The Armenian section, however, could not ignore these concerns, so it resorted to citing the official explanation. It even featured an excerpt from an interview with a visiting Armenian journalist - Meline Mouradian - who expressed her excitement about the event, and said she hopes that "all issues will be resolved before similar occasions in the future."

In the meantime, there was a rally organized by the Armenian Revolutionary Federation (Tashnagtsutyun) in Yerevan, where the supporters of the party, together with representatives from the Church, walked to Tsitsernakaberd (the Genocide Memorial) as a sign of protest against Turkey, the Turkish denial, and against, what they consider to be, the desecration of the Surb Khatch Church.



Great public diplomacy? Or propaganda? Certainly, it's a great overture by Turkish authorities, however, they should know better, and realize that by no means can this be enough to "satisfy" the moderate majority of Armenians around the world (I don't think the government should concern itself with the more radical nationalists - not just yet, at least). The problem with the cross and the fact that most of the visitors were not allowed to attend the ceremony (or even to get into the church, later), only added fuel to the ever-present Genocide issue.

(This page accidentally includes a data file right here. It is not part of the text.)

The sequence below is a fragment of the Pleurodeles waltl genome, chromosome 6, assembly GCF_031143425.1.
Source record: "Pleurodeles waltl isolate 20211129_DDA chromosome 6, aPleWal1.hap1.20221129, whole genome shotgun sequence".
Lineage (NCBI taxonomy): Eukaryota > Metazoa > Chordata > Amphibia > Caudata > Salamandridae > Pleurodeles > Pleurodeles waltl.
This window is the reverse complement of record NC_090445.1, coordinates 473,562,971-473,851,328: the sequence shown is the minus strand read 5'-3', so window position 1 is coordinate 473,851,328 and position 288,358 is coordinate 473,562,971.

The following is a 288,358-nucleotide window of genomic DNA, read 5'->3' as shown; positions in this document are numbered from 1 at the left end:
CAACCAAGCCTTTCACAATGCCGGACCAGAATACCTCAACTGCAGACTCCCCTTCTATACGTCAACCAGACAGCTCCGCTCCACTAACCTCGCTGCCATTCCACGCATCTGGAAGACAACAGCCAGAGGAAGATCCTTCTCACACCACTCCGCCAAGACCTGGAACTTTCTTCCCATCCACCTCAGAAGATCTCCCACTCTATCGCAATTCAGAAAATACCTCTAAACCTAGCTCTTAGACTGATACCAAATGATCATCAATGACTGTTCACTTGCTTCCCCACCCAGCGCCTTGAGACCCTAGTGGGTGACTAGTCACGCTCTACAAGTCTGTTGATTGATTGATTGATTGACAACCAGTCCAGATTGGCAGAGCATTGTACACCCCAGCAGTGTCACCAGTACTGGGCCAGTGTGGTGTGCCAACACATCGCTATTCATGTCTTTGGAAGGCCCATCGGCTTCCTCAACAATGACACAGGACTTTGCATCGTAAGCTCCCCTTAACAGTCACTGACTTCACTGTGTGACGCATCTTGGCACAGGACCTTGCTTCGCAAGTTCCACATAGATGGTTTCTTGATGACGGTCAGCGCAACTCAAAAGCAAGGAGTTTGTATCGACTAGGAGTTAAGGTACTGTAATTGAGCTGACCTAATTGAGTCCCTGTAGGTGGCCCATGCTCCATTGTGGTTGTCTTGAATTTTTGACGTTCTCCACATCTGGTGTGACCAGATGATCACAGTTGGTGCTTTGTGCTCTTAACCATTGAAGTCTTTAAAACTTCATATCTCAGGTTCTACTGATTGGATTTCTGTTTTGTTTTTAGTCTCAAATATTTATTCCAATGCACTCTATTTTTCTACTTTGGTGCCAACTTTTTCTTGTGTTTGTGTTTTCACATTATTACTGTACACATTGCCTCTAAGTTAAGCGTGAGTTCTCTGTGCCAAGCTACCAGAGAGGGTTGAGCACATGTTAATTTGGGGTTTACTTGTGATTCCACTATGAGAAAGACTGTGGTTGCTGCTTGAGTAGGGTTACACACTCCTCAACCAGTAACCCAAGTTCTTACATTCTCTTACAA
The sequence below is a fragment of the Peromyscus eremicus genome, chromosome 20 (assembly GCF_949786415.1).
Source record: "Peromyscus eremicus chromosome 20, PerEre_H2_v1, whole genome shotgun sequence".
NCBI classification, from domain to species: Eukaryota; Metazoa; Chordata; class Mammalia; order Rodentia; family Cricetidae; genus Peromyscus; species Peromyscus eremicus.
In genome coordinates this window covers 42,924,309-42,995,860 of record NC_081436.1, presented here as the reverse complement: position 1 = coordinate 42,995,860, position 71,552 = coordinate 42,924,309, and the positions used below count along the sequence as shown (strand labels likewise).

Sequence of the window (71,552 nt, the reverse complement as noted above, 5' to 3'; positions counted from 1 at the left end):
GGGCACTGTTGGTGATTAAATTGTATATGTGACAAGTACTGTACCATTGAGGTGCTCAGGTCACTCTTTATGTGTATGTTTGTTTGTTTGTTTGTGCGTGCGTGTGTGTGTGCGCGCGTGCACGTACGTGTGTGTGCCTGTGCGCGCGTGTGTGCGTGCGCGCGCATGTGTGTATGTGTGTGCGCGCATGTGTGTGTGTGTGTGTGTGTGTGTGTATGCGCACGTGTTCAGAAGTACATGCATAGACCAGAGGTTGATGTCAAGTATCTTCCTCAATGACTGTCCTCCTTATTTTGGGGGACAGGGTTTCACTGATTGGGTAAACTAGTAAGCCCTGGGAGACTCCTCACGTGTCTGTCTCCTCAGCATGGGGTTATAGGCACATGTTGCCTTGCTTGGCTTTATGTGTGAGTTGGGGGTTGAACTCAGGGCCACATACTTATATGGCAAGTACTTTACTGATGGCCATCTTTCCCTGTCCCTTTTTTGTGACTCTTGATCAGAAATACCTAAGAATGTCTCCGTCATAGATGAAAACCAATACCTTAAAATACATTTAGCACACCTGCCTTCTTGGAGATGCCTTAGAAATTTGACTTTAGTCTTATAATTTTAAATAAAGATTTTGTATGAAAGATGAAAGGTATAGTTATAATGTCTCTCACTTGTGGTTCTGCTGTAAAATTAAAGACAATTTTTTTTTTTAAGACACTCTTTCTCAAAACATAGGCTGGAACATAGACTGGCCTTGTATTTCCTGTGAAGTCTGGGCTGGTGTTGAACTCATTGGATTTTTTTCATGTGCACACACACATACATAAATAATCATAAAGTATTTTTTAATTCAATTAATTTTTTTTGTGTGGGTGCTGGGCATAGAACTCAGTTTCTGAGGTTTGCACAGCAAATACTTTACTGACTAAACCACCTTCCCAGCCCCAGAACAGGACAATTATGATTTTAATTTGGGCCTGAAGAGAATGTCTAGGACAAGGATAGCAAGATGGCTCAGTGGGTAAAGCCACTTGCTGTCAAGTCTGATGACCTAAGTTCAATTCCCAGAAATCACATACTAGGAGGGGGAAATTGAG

Next time, perhaps...?

5 comments:

  1. You know, it's interesting. Al Jazeera English asked me to go out with a cameraman from A1 Plus and ask people on the streets of Yerevan about this event.
    (
    Firstly, most people did not want to talk (a mistrust of the media or society's reluctance to make it's own voice heard even if given a chance?) but others were split.

    In the majority were those who had no clue even about the event and when told actually welcomed it. Otherwise, the minority who did know were mainly against it, with the rest for.